Today was one of those days that cements in my mind, at least temporarily, why I am lucky to be in graduate school.
It began like any other day in Seattle: woke up to a grey sky, I gave myself extra time in the morning to do the crossword puzzle, because, after all, it is Tuesday, so I had a fighting chance. I made myself breakfast and enjoyed a cup of tea. I contemplated biking or taking the bus, and given the doom and gloom forecast for 8-10 inches of snow, I took the bus. (As an aside, there has been no snow accumulation today, at this point. What a crock). I got to school, had a somewhat frenetic teaching session, and then settled into a routine of meetings, chatting, and dilly-dallying.
And then I met with my adviser about my thesis for the first time in about 2 months, and everything magically got great.
I had feared that this meeting would go poorly. I had rather quickly put together an outline of my thesis, with some of my main literatures and key points. I felt tepid about it, prepared for the worst. I expected a meeting of deep questions, “why this, here?”, “what do you mean by ‘deserving youth’?”, “are you sure you’re citing the right people when you discuss neoliberalization?” But all of this was for naught. We had an incredibly productive and validating meeting. My adviser was (to me, at least) shockingly supportive of the direction I was heading, and impressed by how ‘together’ my thoughts have already become.
So we chatted about deadlines and timelines and goals, and moved onto my upcoming AAG presentation, pausing briefly to discuss funding woes and grant cycles, etc, etc. Of course there was the requisite talk of cats, cycling and teaching. Always a good break. And then some surprising, though unofficial, good news, to which I will write more freely once it is ‘official’.
All of this is to say that I left my meeting reminded of why I am in graduate school, and why I love being a scholar. All of the doubt and fear I had that I was missing the mark, overlooking some enormous gap, or just plain ‘wrong’, not only evaporated, but was dislodged so entirely that I feel I might go *gasp* a whole week (!) without those thoughts again.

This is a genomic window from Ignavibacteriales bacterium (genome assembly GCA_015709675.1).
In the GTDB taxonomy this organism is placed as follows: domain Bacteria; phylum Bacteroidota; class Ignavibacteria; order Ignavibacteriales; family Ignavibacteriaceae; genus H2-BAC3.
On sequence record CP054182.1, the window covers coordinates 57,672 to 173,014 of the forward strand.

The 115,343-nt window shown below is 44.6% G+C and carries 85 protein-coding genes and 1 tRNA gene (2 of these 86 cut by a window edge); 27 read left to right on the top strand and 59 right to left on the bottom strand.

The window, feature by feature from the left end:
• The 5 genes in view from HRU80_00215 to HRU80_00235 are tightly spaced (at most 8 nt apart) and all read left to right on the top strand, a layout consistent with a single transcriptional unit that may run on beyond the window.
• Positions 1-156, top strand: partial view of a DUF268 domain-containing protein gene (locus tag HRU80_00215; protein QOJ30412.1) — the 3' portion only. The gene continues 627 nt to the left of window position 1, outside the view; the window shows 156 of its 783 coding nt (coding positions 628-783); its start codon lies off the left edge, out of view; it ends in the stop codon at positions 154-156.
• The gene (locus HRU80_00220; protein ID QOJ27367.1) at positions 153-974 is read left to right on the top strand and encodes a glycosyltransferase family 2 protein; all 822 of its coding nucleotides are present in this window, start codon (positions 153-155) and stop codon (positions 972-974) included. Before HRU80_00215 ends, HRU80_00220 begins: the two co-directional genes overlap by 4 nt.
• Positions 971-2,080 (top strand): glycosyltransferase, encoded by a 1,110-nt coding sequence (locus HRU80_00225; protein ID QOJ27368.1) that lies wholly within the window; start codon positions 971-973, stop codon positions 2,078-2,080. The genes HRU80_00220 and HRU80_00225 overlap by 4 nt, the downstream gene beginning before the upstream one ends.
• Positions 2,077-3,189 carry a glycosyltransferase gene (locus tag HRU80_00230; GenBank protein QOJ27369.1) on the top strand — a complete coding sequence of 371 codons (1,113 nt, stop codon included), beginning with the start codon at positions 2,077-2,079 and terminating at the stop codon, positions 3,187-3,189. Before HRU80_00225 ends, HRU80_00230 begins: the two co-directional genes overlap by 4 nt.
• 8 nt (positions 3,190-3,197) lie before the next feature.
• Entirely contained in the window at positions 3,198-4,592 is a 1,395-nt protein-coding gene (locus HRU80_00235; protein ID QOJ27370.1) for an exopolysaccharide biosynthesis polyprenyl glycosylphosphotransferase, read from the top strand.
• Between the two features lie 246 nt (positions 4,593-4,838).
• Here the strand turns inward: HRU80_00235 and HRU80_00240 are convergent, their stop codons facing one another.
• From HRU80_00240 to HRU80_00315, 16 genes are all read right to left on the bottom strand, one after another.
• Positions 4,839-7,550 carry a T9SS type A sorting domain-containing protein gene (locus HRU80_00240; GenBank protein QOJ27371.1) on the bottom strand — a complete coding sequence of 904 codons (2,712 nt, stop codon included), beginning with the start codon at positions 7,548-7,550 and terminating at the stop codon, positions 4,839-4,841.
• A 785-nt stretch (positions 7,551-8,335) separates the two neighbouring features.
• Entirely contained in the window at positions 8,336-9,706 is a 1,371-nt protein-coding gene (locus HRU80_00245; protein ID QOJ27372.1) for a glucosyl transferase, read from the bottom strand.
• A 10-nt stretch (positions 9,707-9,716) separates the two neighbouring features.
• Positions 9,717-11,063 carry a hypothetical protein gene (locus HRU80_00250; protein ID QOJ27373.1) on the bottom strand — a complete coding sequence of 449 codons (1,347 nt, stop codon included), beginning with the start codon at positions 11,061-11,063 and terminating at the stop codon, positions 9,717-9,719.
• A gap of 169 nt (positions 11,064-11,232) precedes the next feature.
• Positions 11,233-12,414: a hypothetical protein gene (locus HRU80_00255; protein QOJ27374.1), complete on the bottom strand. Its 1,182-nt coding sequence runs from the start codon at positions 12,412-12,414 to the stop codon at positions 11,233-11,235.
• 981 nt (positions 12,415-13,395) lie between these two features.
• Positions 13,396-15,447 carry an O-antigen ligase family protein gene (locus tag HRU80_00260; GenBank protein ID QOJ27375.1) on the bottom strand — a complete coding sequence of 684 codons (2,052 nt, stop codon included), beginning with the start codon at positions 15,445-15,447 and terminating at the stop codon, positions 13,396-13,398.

For, not only am I just ‘on the right track’, but apparently the natural steps that I laid out for myself, my natural work cycle and thought progression, my inclination towards scholarship and goal setting and time management and organization… it is all working.
Let me pause for a second, lest it seem I am merely tooting my own horn. That is not what I am writing about. Rather, I need to record the sense of confidence and sincere lack of doubt I have at this moment. These moments are so, so, so very rare in graduate school that I need to have this feeling in writing, so that I can come back to this on the other 360 days when things are just crap; when there is no validation; when I am filled with doubt; when I wonder why I forsook my friends and family across the country to move to grey and expensive Seattle; when finding a healthy balance between work and life is exhausting at best, and impossible at worst; when the graduate student life is demanding without appropriate compensation; when I feel completely isolated from the amazing intellectualism of many of my peers; when I’m not connecting with my students; when I look at my savings account and ::sigh::.
That is to say: this life, while it has its moments, is a difficult one. But I am getting paid (though that is a sore subject in and of itself), I get to teach, I get to meet with two of the most incredible women faculty that I’ve ever met, I get to meet amazing colleagues and friends, I get to present my work at conferences, I get to read all day if I want to, I get to have a perfectly reasonable excuse to go home on a Friday night after happy hour and just knit! So, for those times when all of that good is eclipsed by all of the other tough, crunchy, gritty and anxiety producing ‘stuff’, I hope I can come back to this moment, when I felt so completely sure of myself, and, truly, on top of the world.